Again, I expect that at this point all Christians agree. Yes, of course we want a wise and righteous ruler. That goes without saying. The real issue is what to do when you are presented with two  people who are not righteous. We will get there in due course, but having looked at the ideal for our rulers, let us also consider our role as the people.

Biblical Requirements for the People

Do What is Right

Pro 1:10-15 ESV – My son, if sinners entice you, do not consent. [11] If they say, “Come with us, let us lie in wait for blood; let us ambush the innocent without reason; [12] like Sheol let us swallow them alive, and whole, like those who go down to the pit; [13] we shall find all precious goods, we shall fill our houses with plunder; [14] throw in your lot among us; we will all have one purse”– [15] my son, do not walk in the way with them; hold back your foot from their paths,

Pro 25:26 ESV – Like a muddied spring or a polluted fountain is a righteous man who gives way before the wicked.

Act 5:29 ESV – But Peter and the apostles answered, “We must obey God rather than men.

Mat 7:6 ESV – “Do not give dogs what is holy, and do not throw your pearls before pigs, lest they trample them underfoot and turn to attack you.

1Co 10:13 ESV – No temptation has overtaken you that is not common to man. God is faithful, and he will not let you be tempted beyond your ability, but with the temptation he will also provide the way of escape, that you may be able to endure it.

Mat 16:26 ESV – For what will it profit a man if he gains the whole world and forfeits his soul? Or what shall a man give in return for his soul?

These passages seem to assume that there will be some serious temptations to throw our lot in with the wicked, but that we should resist that temptation and instead obey God rather than man.

Trust in the Lord

1 Cor 10:13 speaks of a way out. But as we resist the evil ones and seek that way out, we should not always assume that it will be easy. Trusting in God is hard and it is worth exploring in more detail.

Psa 20:7 ESV – Some trust in chariots and some in horses, but we trust in the name of the LORD our God.

The people, for their part, were not to put their trust in the kings or princes. Their hope was to be in God. The upshot of this is that, at a practical level, if your hope is in rulers, then the temptation is to move away from God’s law. But if their hope was in God, then they could follow his law and leave the results to him. This is a recurring theme in scripture.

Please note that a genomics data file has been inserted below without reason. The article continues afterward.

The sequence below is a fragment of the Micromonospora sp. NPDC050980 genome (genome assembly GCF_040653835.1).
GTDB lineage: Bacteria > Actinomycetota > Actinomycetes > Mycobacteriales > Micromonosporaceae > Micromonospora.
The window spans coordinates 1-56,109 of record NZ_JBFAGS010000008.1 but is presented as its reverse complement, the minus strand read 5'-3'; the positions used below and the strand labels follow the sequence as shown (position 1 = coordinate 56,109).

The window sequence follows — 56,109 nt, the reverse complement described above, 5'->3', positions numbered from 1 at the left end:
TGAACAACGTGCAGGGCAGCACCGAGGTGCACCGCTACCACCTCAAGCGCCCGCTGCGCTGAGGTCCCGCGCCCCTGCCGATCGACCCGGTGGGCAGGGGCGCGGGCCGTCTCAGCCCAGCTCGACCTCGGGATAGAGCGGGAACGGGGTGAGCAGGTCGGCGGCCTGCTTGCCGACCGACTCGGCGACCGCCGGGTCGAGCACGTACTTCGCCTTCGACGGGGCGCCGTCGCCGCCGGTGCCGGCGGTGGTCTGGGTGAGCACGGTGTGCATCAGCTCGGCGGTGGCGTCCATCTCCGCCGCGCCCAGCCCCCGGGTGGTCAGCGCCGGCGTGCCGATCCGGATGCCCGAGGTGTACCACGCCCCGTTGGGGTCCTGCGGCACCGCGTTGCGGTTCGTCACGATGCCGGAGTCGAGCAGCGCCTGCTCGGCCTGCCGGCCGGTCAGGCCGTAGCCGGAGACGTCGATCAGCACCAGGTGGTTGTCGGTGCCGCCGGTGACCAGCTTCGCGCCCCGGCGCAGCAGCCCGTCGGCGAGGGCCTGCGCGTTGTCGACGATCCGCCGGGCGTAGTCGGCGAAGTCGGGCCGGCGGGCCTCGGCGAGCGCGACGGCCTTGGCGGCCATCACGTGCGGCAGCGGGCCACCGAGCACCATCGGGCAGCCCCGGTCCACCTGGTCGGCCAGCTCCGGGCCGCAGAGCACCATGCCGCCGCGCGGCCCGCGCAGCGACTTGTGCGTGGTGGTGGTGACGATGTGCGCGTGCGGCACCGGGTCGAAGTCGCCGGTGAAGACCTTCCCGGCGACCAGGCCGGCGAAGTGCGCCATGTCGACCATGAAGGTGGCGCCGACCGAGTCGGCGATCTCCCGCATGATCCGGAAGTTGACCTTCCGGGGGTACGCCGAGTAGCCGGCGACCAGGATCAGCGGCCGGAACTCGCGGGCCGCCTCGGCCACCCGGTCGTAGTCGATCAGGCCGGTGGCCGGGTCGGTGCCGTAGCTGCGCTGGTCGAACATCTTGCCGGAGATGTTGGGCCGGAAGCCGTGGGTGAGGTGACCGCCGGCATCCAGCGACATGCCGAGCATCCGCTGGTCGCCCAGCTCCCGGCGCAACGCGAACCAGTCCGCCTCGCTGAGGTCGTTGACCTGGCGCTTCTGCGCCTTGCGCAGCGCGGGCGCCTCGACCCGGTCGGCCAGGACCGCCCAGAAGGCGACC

The original 12 spies looked at the land and the people in it and 10 of them said it was impossible. Their trust was not in God. They looked only at the human level. And from the human perspective, God had dealt them a non-winning hand. They became weak in the knees and opted for self-preservation.

Sometimes they did obey God and it cost them greatly. In the days of the Judges, a great sin was committed in Benjamin that resulted in a civil war with the rest of Israel. The people inquired of God and he told them to go fight against Benjamin, and that day they lost 22,000 men. Disheartened they again inquired of the Lord and God again told them to go and fight. This time 18,000 men were lost. With such staggering losses they again inquired of the Lord and again he told them to go and fight. This time they won decisively. Sometimes obeying God will come at a great cost.

In 2 Kings 17, Ahaz was afraid of Assyria, and for good reason. It seemed like he had no choice but to rely on Egypt for help. So instead of relying on God the way they were supposed to, they looked only at the human level and decided to make an alliance with Egypt. The king of Assyria found out about it and imprisoned Ahaz and invaded and besieged Samaria. Hezekiah, however, trusted in God when, from an earthly perspective, he should have been trusting in Egypt. Maybe they weren’t the best option, but what choice did he have? Instead he trusted in God and the Lord delivered him from the king of Assyria.

This theme is repeated ad nauseum. You stick to God’s word and his standards, even when it seems impractical, and then leave the outcome to him. “The lot is cast into the lap, but its every decision is from the LORD” (Pro 16:33). Sometimes there will be a mighty deliverance. Sometimes you will suffer greatly for your fidelity. But, “Better is a poor man who walks in his integrity than a rich man who is crooked in his ways” (Pro 28:6).

I began by saying that within a certain range of qualifications, the lesser of two evils (or greater of two goods) is a legitimate way of parsing between candidates. However, outside of that range, it ceases to be biblical and instead descends into pragmatism. So before I tie everything together, I need to layout what I mean by pragmatism.